Plain and simple, the city ordinance violates judicata. All the city can do against a “violator” is impose a single fifty dollar fine — and that’s it. The ordinance, like much American positivist law, is a cancer, spreading lawless civil authority and wild ultra vires claims by a state actor against the so-called “free people” living in the State of Tennessee.
Saved by $50 fine rule
Even worse for the city if forced to defend its ordinance, the provision is unconstitutional because it violates the rule in the Tennessee constitution that forbids city governments from imposing punishments past “fifty dollars.”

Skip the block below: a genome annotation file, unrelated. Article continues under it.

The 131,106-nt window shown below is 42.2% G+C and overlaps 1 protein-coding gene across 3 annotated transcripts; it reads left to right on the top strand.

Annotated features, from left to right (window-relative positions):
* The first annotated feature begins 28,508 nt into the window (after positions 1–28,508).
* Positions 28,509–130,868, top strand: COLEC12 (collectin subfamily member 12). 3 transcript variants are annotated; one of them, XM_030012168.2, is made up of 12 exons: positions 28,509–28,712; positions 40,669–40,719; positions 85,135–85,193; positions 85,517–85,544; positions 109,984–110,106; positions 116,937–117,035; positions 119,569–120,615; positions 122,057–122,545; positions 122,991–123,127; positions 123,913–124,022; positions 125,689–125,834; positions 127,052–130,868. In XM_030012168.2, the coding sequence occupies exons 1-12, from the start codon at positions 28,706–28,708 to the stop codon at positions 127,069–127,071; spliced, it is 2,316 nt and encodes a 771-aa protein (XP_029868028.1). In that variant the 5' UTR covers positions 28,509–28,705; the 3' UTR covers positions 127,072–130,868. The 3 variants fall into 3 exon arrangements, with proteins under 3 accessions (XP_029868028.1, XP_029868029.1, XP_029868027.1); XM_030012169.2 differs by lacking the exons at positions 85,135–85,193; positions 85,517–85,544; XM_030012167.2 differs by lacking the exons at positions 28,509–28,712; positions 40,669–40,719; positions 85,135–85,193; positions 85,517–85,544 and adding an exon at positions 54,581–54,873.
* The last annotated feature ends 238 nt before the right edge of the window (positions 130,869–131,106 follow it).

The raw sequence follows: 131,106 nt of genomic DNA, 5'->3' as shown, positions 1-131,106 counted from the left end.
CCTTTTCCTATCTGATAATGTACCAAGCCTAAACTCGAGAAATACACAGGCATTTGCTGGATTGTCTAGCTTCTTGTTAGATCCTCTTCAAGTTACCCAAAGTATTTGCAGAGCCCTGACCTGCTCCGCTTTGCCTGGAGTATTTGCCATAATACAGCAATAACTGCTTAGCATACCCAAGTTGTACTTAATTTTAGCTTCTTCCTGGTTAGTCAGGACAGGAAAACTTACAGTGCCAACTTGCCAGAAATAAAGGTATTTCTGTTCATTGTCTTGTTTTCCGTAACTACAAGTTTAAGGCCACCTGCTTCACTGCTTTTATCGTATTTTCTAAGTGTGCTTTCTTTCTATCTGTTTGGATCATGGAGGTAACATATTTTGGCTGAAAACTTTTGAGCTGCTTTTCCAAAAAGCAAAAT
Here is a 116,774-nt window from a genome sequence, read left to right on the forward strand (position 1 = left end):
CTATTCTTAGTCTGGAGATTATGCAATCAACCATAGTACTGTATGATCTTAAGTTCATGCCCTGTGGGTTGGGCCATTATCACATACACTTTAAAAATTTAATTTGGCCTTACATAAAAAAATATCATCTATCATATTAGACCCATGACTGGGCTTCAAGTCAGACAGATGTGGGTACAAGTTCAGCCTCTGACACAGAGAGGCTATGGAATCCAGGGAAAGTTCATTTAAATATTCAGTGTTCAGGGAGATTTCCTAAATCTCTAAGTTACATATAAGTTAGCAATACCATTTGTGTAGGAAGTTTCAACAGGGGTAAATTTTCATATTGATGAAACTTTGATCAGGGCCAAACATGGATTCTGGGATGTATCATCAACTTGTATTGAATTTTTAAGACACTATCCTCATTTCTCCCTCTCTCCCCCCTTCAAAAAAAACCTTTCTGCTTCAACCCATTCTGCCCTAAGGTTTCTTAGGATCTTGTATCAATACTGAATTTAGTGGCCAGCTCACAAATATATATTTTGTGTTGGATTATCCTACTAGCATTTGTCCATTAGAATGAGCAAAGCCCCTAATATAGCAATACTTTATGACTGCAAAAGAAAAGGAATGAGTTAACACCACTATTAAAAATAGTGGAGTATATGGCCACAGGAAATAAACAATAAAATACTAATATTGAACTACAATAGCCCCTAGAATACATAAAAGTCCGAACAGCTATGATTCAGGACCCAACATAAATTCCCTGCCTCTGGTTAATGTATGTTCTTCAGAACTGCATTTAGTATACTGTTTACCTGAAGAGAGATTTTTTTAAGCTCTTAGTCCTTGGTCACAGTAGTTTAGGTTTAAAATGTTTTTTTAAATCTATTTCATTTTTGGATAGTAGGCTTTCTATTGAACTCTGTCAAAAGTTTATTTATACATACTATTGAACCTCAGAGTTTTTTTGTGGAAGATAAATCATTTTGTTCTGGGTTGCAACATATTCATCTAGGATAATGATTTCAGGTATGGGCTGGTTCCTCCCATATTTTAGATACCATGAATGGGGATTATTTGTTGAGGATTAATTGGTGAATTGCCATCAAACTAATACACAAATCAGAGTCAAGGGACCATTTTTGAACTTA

The constitution, at article 6, section 14, limits the power of cities to punish or fine offenders. “No fine shall be laid on any citizen of this state that shall exceed fifty dollars, unless it shall be assessed by a jury of his peers, who shall assess the fine at the time they find the fact, if they think the fine should be more than fifty dollars.”
Cities are state-chartered civil corporations that do not have authority in criminal matters, do not have capacity to call jury trials. City judicial departments that operate city courts are part of the state’s system of inferior courts, charged with enforcing ordinances and limited to fines of $50. Criminal authority and the power to punish is limited to county government and its grand jury.
Two controlling high court opinions that explain the limits of municipal power are City of Chattanooga v. Myers, 787 S.W.2d 921 (1990), and City of Chattanooga v. Davis, 54 S.W.3d 248, 276- 77 (2001)